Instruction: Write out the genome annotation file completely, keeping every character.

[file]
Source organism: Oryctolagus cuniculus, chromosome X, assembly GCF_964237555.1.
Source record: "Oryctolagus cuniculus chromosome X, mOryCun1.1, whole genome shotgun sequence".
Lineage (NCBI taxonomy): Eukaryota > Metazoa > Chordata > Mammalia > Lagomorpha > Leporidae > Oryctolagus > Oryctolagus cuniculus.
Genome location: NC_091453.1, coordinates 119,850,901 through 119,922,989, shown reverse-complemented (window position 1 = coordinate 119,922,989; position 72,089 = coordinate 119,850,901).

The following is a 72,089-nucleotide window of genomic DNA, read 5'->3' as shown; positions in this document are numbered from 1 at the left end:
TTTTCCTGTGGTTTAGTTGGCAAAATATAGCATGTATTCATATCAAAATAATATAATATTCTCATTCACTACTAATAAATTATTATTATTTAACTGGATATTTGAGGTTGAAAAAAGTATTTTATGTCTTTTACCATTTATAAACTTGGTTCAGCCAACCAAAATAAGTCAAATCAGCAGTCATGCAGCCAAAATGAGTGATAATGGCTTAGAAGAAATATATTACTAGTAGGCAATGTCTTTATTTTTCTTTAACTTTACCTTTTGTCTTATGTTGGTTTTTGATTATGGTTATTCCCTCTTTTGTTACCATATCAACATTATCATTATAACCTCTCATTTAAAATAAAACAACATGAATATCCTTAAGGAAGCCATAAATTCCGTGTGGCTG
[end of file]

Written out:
Source organism: Oryctolagus cuniculus, chromosome X, assembly GCF_964237555.1.
Source record: "Oryctolagus cuniculus chromosome X, mOryCun1.1, whole genome shotgun sequence".
Lineage (NCBI taxonomy): Eukaryota > Metazoa > Chordata > Mammalia > Lagomorpha > Leporidae > Oryctolagus > Oryctolagus cuniculus.
Genome location: NC_091453.1, coordinates 119,850,901 through 119,922,989, shown reverse-complemented (window position 1 = coordinate 119,922,989; position 72,089 = coordinate 119,850,901).

The following is a 72,089-nucleotide window of genomic DNA, read 5'->3' as shown; positions in this document are numbered from 1 at the left end:
TTTTCCTGTGGTTTAGTTGGCAAAATATAGCATGTATTCATATCAAAATAATATAATATTCTCATTCACTACTAATAAATTATTATTATTTAACTGGATATTTGAGGTTGAAAAAAGTATTTTATGTCTTTTACCATTTATAAACTTGGTTCAGCCAACCAAAATAAGTCAAATCAGCAGTCATGCAGCCAAAATGAGTGATAATGGCTTAGAAGAAATATATTACTAGTAGGCAATGTCTTTATTTTTCTTTAACTTTACCTTTTGTCTTATGTTGGTTTTTGATTATGGTTATTCCCTCTTTTGTTACCATATCAACATTATCATTATAACCTCTCATTTAAAATAAAACAACATGAATATCCTTAAGGAAGCCATAAATTCCGTGTGGCTG